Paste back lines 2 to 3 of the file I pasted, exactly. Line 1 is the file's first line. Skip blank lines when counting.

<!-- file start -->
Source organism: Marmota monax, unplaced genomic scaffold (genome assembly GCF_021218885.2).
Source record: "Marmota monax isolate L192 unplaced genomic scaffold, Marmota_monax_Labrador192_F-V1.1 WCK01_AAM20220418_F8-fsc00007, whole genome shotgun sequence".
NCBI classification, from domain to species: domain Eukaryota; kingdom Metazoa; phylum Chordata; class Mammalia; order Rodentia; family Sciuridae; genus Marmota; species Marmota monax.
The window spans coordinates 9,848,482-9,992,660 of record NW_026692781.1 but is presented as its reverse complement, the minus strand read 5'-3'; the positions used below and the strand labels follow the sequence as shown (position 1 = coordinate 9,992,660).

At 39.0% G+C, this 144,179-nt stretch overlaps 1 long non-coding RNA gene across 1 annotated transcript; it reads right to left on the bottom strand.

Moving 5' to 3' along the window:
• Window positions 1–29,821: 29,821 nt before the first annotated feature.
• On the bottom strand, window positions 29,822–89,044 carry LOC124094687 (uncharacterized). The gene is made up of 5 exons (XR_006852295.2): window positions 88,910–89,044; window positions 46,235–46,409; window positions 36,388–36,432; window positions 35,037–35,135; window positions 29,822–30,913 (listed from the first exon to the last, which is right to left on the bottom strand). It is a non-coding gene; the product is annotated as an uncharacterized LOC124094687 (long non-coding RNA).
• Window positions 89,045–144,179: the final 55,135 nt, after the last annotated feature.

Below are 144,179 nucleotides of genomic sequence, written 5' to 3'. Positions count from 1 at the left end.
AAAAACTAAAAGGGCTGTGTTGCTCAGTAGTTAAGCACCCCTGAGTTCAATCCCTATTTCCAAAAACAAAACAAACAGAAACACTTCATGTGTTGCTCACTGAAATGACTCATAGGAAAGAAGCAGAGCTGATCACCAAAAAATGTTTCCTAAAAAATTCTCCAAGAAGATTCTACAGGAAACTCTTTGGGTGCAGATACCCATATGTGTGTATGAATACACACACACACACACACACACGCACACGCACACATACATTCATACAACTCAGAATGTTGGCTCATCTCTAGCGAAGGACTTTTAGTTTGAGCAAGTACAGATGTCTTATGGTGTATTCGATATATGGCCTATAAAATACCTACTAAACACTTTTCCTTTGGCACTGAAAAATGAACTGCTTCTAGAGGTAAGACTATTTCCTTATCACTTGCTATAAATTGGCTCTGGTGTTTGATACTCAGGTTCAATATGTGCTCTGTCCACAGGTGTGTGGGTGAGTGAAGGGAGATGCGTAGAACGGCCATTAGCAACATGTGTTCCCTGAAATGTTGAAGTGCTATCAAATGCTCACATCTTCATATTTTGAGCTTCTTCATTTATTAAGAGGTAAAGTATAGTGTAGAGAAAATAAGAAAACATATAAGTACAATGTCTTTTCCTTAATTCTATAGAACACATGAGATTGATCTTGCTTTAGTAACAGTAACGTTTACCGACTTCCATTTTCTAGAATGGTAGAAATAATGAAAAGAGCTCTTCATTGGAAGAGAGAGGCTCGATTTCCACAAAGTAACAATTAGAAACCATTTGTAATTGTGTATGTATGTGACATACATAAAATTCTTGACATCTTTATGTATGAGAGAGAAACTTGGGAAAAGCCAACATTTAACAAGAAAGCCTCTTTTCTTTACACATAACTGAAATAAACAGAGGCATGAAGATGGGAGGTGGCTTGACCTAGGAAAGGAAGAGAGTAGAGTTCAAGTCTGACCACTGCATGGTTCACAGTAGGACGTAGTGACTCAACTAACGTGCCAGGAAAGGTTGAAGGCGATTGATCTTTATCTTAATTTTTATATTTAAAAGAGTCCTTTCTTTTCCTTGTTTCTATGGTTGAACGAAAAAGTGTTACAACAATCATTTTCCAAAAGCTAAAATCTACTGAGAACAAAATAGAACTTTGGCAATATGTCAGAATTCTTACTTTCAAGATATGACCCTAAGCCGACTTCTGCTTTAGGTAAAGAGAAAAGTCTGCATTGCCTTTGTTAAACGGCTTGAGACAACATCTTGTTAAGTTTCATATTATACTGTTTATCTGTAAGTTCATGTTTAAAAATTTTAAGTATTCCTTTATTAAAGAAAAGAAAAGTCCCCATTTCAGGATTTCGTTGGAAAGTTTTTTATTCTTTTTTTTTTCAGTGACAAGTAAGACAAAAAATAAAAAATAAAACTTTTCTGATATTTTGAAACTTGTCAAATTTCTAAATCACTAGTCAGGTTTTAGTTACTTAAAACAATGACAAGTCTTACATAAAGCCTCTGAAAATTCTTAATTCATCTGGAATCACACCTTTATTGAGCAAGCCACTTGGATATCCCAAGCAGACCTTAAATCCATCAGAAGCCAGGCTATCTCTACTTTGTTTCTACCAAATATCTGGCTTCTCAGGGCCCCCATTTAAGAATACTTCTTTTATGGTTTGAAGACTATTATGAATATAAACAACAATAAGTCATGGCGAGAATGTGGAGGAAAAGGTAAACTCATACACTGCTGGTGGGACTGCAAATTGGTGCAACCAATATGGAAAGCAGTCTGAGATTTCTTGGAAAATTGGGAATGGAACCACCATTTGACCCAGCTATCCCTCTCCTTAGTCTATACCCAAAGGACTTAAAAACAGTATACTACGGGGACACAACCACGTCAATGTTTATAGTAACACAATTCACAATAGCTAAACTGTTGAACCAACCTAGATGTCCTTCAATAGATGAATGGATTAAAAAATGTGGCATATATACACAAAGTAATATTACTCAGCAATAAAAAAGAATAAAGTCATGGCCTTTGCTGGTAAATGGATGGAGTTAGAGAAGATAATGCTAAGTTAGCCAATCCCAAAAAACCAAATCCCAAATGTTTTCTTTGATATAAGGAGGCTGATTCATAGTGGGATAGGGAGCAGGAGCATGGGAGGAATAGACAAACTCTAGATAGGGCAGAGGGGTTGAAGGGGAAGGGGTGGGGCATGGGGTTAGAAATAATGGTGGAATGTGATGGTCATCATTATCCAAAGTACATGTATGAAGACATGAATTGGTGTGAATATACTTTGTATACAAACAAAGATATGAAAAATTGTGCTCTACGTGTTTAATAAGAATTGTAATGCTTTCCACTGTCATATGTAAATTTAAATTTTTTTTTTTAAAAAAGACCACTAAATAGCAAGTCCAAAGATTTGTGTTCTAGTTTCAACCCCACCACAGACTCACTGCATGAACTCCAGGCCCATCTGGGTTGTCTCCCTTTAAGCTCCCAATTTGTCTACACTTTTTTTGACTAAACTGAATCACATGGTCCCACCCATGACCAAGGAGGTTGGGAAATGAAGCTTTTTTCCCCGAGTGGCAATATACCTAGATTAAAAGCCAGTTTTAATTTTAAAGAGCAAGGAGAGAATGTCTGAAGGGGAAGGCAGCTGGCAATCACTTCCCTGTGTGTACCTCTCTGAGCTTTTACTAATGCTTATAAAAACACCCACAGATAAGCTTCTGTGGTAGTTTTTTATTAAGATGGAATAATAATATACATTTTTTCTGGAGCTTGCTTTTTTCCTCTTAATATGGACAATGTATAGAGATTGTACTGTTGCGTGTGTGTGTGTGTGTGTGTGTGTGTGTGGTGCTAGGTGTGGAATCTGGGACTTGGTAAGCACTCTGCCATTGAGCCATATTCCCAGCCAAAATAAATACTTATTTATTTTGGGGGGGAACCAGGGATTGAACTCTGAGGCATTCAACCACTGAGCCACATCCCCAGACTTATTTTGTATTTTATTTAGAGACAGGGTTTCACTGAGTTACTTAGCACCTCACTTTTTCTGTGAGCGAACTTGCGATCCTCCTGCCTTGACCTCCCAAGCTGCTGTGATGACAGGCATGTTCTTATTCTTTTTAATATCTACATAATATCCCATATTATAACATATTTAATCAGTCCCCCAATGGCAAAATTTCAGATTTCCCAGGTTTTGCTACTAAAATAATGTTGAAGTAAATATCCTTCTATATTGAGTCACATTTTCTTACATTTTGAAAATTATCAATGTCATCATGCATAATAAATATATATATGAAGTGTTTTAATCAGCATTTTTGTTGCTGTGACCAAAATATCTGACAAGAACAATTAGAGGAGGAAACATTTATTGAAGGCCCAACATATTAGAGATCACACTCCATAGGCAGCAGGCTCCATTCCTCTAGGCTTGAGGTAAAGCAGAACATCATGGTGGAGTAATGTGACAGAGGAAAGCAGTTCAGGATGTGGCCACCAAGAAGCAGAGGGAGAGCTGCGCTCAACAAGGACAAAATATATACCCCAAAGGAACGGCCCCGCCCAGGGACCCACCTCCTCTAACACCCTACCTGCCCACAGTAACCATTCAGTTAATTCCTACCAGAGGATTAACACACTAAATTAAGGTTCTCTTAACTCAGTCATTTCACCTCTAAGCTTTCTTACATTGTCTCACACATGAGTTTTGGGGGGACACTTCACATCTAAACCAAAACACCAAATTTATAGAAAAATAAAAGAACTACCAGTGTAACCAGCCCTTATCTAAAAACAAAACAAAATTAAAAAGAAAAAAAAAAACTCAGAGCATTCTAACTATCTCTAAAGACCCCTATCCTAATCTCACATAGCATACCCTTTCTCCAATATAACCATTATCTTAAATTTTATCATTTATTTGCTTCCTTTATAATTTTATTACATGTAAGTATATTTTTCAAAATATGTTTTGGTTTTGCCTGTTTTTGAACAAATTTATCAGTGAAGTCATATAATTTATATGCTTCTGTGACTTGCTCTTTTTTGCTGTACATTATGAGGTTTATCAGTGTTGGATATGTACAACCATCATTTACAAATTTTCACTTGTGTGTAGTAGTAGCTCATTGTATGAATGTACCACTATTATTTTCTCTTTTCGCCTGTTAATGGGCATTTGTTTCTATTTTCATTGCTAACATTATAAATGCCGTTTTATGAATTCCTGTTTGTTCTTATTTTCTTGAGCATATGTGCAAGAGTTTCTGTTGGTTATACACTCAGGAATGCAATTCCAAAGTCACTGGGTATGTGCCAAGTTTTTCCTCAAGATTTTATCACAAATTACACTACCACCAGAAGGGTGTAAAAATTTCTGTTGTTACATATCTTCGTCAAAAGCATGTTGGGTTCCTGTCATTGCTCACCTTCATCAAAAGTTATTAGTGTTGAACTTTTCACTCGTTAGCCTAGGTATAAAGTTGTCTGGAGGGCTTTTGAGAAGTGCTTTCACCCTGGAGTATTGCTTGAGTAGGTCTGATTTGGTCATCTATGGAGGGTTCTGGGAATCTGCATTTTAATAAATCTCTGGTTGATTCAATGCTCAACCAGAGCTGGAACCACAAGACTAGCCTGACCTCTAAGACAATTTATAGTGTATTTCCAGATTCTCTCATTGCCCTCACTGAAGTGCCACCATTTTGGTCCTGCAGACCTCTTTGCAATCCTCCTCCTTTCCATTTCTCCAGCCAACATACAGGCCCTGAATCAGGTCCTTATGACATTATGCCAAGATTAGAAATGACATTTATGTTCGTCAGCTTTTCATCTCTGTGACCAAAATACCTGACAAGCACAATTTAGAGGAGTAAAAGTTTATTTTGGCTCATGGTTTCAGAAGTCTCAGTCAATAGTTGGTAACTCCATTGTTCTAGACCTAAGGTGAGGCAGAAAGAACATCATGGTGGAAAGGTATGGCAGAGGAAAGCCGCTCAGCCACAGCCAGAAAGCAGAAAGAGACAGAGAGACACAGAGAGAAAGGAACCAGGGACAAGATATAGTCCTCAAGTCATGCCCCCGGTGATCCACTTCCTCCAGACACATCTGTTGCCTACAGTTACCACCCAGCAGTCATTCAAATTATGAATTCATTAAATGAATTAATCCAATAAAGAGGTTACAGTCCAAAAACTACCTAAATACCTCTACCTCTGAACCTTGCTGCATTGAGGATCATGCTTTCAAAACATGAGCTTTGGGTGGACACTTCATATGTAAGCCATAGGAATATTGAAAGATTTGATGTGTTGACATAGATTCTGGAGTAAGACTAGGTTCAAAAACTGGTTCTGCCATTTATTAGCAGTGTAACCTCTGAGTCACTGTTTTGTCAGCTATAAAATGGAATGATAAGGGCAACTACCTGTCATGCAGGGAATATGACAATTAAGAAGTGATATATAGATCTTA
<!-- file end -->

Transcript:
Source record: "Marmota monax isolate L192 unplaced genomic scaffold, Marmota_monax_Labrador192_F-V1.1 WCK01_AAM20220418_F8-fsc00007, whole genome shotgun sequence".
NCBI classification, from domain to species: domain Eukaryota; kingdom Metazoa; phylum Chordata; class Mammalia; order Rodentia; family Sciuridae; genus Marmota; species Marmota monax.